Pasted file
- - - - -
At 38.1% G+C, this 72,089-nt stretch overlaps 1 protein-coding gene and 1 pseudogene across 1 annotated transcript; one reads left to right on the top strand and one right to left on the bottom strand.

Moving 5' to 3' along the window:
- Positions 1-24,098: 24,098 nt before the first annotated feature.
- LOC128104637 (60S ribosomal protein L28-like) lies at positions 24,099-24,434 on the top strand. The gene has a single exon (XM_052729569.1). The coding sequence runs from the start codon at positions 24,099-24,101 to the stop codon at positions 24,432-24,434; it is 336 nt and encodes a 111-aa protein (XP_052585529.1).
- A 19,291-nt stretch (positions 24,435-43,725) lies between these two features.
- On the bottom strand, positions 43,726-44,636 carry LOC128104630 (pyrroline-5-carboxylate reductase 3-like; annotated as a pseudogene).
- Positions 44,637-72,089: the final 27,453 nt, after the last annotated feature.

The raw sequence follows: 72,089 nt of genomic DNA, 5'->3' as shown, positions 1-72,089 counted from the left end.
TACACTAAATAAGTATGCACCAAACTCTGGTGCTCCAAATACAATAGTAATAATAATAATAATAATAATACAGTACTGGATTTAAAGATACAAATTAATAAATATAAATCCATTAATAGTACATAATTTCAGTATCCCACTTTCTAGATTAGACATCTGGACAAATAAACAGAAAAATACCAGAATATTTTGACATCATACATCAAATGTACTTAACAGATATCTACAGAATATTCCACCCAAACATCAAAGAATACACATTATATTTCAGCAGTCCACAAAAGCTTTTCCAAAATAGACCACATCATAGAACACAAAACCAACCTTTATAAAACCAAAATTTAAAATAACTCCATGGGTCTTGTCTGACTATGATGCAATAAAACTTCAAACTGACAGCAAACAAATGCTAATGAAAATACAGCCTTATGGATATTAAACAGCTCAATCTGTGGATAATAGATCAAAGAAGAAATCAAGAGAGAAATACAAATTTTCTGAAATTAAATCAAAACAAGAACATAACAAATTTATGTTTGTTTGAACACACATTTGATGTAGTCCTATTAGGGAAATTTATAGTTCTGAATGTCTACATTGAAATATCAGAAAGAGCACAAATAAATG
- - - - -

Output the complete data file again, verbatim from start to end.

At 38.1% G+C, this 72,089-nt stretch overlaps 1 protein-coding gene and 1 pseudogene across 1 annotated transcript; one reads left to right on the top strand and one right to left on the bottom strand.

Moving 5' to 3' along the window:
- Positions 1-24,098: 24,098 nt before the first annotated feature.
- LOC128104637 (60S ribosomal protein L28-like) lies at positions 24,099-24,434 on the top strand. The gene has a single exon (XM_052729569.1). The coding sequence runs from the start codon at positions 24,099-24,101 to the stop codon at positions 24,432-24,434; it is 336 nt and encodes a 111-aa protein (XP_052585529.1).
- A 19,291-nt stretch (positions 24,435-43,725) lies between these two features.
- On the bottom strand, positions 43,726-44,636 carry LOC128104630 (pyrroline-5-carboxylate reductase 3-like; annotated as a pseudogene).
- Positions 44,637-72,089: the final 27,453 nt, after the last annotated feature.

The raw sequence follows: 72,089 nt of genomic DNA, 5'->3' as shown, positions 1-72,089 counted from the left end.
TACACTAAATAAGTATGCACCAAACTCTGGTGCTCCAAATACAATAGTAATAATAATAATAATAATAATACAGTACTGGATTTAAAGATACAAATTAATAAATATAAATCCATTAATAGTACATAATTTCAGTATCCCACTTTCTAGATTAGACATCTGGACAAATAAACAGAAAAATACCAGAATATTTTGACATCATACATCAAATGTACTTAACAGATATCTACAGAATATTCCACCCAAACATCAAAGAATACACATTATATTTCAGCAGTCCACAAAAGCTTTTCCAAAATAGACCACATCATAGAACACAAAACCAACCTTTATAAAACCAAAATTTAAAATAACTCCATGGGTCTTGTCTGACTATGATGCAATAAAACTTCAAACTGACAGCAAACAAATGCTAATGAAAATACAGCCTTATGGATATTAAACAGCTCAATCTGTGGATAATAGATCAAAGAAGAAATCAAGAGAGAAATACAAATTTTCTGAAATTAAATCAAAACAAGAACATAACAAATTTATGTTTGTTTGAACACACATTTGATGTAGTCCTATTAGGGAAATTTATAGTTCTGAATGTCTACATTGAAATATCAGAAAGAGCACAAATAAATG